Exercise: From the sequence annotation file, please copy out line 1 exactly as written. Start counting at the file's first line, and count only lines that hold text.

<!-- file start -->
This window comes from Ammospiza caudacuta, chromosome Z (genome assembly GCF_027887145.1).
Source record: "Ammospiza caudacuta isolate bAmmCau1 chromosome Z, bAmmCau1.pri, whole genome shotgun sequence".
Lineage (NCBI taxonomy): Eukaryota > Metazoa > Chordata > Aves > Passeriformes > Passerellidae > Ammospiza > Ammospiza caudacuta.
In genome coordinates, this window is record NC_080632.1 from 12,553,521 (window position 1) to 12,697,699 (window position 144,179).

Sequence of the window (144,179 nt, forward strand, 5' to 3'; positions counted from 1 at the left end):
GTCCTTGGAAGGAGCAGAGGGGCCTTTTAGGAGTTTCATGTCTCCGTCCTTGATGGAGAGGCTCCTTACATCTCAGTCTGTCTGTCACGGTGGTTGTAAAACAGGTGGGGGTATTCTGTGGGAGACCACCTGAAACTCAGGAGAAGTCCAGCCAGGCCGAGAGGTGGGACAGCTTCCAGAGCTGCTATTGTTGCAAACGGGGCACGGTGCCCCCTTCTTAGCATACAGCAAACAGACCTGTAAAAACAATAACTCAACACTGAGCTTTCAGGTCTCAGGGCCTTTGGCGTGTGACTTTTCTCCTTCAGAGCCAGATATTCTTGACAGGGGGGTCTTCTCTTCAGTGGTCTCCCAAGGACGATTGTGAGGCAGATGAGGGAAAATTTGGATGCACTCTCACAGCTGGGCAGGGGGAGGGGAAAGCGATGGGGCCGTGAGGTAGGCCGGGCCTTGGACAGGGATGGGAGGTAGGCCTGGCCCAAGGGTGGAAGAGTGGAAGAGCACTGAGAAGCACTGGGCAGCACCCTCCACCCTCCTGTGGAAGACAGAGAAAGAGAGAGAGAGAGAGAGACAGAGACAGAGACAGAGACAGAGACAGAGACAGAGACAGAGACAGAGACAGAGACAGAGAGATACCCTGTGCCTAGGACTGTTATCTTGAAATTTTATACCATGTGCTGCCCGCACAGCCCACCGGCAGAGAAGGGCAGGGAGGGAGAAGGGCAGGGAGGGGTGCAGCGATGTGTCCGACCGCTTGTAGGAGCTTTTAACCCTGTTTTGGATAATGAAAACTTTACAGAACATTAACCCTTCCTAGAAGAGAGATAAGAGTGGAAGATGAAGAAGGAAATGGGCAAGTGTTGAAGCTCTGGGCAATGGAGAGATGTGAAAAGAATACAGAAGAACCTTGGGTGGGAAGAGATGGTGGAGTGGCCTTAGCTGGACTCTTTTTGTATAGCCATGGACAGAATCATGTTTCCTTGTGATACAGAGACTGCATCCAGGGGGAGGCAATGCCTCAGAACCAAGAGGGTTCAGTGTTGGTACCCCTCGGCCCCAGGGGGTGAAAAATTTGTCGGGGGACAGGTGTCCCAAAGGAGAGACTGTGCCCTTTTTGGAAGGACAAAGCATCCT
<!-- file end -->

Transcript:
This window comes from Ammospiza caudacuta, chromosome Z (genome assembly GCF_027887145.1).